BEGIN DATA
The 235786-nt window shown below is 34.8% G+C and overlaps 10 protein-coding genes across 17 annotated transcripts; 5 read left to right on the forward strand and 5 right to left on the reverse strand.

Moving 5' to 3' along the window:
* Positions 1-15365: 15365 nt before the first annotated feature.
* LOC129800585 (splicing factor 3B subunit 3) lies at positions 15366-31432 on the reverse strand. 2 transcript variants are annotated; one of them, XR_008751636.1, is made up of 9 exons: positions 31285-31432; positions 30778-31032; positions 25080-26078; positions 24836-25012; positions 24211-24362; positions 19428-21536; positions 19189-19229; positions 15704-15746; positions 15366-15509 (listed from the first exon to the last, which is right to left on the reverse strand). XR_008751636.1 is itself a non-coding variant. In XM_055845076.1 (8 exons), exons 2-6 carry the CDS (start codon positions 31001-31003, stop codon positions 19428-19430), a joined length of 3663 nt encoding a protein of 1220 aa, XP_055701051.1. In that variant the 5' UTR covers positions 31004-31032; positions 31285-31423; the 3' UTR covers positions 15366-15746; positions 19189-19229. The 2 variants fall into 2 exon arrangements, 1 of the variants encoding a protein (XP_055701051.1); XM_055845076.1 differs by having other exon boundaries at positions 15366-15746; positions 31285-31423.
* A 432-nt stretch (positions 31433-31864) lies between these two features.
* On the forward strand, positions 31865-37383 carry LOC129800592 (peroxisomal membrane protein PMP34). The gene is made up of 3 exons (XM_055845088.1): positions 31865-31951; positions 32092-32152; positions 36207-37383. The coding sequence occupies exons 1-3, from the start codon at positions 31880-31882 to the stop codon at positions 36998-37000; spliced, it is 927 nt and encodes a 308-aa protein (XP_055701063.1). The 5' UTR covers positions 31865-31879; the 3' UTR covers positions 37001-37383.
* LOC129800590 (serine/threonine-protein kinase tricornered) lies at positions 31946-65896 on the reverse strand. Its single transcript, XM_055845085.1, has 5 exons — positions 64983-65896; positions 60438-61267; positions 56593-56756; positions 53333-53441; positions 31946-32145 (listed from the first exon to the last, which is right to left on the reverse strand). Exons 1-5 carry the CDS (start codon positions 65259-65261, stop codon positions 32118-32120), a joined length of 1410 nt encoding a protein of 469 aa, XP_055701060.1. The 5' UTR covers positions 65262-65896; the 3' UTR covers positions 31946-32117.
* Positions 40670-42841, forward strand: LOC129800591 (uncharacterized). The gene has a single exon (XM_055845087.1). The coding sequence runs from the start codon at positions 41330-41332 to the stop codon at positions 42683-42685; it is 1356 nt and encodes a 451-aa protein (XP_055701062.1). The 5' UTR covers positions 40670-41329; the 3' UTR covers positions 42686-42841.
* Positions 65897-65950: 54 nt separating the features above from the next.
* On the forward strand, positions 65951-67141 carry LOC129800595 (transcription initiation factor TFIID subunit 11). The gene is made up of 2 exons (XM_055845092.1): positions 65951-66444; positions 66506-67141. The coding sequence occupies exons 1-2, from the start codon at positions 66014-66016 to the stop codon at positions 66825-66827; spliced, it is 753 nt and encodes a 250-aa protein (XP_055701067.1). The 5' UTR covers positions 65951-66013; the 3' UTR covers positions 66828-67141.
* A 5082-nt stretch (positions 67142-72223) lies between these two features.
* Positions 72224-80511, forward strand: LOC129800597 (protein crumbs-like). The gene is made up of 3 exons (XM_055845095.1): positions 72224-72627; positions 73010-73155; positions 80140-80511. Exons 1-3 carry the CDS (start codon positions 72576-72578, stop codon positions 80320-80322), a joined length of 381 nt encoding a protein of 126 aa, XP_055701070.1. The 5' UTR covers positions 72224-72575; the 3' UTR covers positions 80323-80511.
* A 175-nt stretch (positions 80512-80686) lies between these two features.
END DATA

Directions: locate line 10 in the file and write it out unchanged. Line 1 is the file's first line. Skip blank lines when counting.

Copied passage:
* On the forward strand, positions 65951-67141 carry LOC129800595 (transcription initiation factor TFIID subunit 11). The gene is made up of 2 exons (XM_055845092.1): positions 65951-66444; positions 66506-67141. The coding sequence occupies exons 1-2, from the start codon at positions 66014-66016 to the stop codon at positions 66825-66827; spliced, it is 753 nt and encodes a 250-aa protein (XP_055701067.1). The 5' UTR covers positions 65951-66013; the 3' UTR covers positions 66828-67141.